Setting: RA (Recasters Anonymous) Meeting, in a dark basement somewhere we can’t mention…
Me: Hi, my name is Cecilia… and I am a recovering recaster.
Group: Hi Cecilia!
Me: I haven’t recasted in… 7 days.
The above scene is, of course, fictional (though I fear many teachers would want it to be true). I was a recaster. A true one. I believed in the effectiveness of recasting, for all students. I did, because I was taught to. People told me it was the non-threatening way of correcting students. It’s how you should do it in the Communicative Approach. And I did it. I did so much and for so long it became part of me. And then one day (Really? Just like that?) I questioned it. Ok… maybe I’ve been questioning its effectiveness for a few years. Maybe not its effectiveness (period/full stop), but rather its effectiveness on every student. I just didn’t think most students realised I was correcting them when I recasted… And since they didn’t realise they were being corrected, they never acknowledged they had made a mistake. So, even though I had my doubts, I kept doing it – maybe not as whole-heartedly.
It all changed about a month ago, after I attended IATEFL. As I have mentioned in this blog, this year’s IATEFL Conference (and a few of the talks I attended) left me with a sense of direction. With a feeling of more freedom. Freedom of being a teacher. Freedom of doing what I think is best for my students, no matter what approach is in vogue, or is adopted by the school where I teach. (You can read more about this feeling with my post IATEFL post).
Well, ever since I came back from the conference I have noticed myself stopping my impulsive recasting more and more. Not only because of the talks I attended but even more so for the conversations I had on the topic. Better (?) yet, I have seen myself consciously pointing out the student’s mistake (not when fluency is the objective, unless fluency is prevented by accuracy – or lack of accuracy preventing proper understanding) by saying: “the correct way to say this is…” or “That is not correct. Why don’t you say…”. And you know what? It works! After doing that for a couple of weeks a few students voiced their feeling I had been correcting them more – and their approval of it. So I asked them (even the groups who hadn’t expressed their noticing of my change in behavior) if they preferred it that way – and I explained recasting (the previous method) – and they said that most times when I recasted they didn’t notice they were being corrected. But when I pointed it out they did, and they liked it better. They felt more progress, more learning. At the same time, a few students recognise recasting and see it as a correction. But in my case, these are a minority.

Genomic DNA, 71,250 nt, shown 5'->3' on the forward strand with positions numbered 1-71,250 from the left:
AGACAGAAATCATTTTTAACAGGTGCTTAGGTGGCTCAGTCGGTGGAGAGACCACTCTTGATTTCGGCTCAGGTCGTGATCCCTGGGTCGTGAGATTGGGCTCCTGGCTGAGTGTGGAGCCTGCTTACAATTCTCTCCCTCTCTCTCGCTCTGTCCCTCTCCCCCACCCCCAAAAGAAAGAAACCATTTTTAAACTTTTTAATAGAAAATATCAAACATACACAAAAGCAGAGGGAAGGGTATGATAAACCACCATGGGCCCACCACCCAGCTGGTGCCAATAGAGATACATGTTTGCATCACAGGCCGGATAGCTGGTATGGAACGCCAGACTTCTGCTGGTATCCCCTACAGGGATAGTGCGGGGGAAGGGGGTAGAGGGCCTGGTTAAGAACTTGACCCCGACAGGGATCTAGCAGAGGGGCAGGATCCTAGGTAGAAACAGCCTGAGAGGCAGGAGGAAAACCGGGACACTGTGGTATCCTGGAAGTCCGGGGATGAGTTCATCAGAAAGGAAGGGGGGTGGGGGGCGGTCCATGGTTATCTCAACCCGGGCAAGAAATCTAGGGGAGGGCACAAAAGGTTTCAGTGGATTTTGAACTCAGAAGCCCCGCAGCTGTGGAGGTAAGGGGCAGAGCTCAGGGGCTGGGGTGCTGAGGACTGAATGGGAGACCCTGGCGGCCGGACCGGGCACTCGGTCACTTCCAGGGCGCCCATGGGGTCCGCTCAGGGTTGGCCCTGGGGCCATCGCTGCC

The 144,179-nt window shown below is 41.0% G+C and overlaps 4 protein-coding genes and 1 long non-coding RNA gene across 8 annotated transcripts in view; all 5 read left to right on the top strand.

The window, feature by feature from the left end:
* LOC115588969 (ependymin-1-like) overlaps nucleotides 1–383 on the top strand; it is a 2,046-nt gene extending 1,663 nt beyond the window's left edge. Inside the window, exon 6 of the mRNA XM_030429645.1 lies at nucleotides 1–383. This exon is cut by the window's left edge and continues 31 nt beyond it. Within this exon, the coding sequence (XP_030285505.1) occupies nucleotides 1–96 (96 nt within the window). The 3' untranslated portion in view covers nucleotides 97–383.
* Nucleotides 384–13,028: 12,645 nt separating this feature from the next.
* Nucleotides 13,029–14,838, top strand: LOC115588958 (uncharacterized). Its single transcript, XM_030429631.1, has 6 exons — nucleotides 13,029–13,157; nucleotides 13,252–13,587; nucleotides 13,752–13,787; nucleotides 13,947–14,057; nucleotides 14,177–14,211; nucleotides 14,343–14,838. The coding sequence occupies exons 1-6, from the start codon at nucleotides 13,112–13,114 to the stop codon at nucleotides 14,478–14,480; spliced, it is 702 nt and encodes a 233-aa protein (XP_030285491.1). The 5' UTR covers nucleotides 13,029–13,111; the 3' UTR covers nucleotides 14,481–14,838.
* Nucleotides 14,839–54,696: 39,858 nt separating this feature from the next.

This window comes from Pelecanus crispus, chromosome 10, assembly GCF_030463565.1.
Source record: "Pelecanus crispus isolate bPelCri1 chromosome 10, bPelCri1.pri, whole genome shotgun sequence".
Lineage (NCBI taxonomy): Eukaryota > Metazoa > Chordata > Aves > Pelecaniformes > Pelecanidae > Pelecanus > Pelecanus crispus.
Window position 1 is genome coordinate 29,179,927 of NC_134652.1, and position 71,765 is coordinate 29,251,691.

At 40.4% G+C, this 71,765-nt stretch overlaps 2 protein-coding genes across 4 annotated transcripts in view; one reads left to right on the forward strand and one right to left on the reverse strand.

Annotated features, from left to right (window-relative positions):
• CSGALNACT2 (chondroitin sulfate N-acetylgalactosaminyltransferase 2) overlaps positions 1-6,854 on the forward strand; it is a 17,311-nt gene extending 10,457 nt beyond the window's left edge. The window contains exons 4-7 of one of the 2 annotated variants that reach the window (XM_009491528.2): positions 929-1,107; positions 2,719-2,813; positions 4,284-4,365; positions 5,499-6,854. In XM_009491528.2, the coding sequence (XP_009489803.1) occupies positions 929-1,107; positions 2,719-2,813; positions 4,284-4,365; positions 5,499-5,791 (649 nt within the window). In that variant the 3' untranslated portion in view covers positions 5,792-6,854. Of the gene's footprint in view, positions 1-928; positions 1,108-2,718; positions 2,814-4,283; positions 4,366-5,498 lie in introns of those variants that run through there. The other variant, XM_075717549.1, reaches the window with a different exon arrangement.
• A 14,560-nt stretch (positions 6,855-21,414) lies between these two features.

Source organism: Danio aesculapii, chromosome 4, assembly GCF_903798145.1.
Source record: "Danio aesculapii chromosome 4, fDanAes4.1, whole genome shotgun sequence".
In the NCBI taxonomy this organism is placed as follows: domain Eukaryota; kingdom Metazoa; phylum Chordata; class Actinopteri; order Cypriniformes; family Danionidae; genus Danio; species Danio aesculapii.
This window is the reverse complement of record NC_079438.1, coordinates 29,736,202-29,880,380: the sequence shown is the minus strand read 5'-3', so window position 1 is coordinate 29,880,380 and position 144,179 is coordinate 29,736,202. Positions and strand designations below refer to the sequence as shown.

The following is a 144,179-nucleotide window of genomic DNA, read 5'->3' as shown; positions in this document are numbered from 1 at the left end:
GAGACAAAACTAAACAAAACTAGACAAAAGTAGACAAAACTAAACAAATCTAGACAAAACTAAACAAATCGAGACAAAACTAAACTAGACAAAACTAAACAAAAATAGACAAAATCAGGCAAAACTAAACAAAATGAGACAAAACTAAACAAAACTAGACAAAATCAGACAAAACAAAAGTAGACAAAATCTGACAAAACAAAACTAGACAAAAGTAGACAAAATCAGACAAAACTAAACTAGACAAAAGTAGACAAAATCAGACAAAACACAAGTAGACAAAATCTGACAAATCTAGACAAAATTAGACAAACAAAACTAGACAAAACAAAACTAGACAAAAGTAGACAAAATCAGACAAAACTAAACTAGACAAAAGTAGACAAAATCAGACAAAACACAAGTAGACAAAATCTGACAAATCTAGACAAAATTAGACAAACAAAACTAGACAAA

My point in this post is actually a question to ELT teachers worldwide: Do you feel your students pick up recasting? Because I feel most of mine don’t. And yes, some students might be (initially at least) a bit taken aback by a blunt/on-the-spot correction. But my feeling is that at least this way they understand they did not effectively communicate, and may be more aware of the mistake on other opportunities.
I was observed by a teacher trainee (who is taking classes at the Teacher Education program we have in the school I teach) on a class recently (in an A2 group) and at the end she asked if the way I corrected the students did not embarrass or shy them away from speaking in class. Knowing where she was coming from (taking a basic Teacher training course) I asked her if she was wondering why I had done explicit correction instead of recasting with the group, because I know recasting is the oral correction tool of the communicative approach. She said I was right and asked me to justify my choice it. I asked her if she thought recast worked with everyone – a question she didn’t immediately answer, but rather just stood there, looking pensive . I said that I tried to use it with the students I sensed it worked and I used direct correction with the others. I mentioned articles and studies and conversations I’ve had. She was happy (and relieved) to hear what I said. And so were other teachers that have observed me and approached me.
It seems people are waking up to students’ individual learning styles and needs. But how feasible it is when you have a large classroom? A multilingual, multicultural classroom? Does size matter in this case? Does anything?
I plan on conducting an experiment. A simple one. I have two very similar classes (same level, similar number of students – around 13 years old, A2 level). This week I’ll try to only correct their oral production by recasting on the first group and only by doing direct correction on the second. Then, on the end of each last class, I’ll ask them to reflect upon whether they felt / knew they had made any mistakes while speaking in that class (this will be done in writing, on little slips of paper, so that the students feel comfortable at being honest). I’m curious to see what I get! Stay tuned for the next episode on the recasting saga!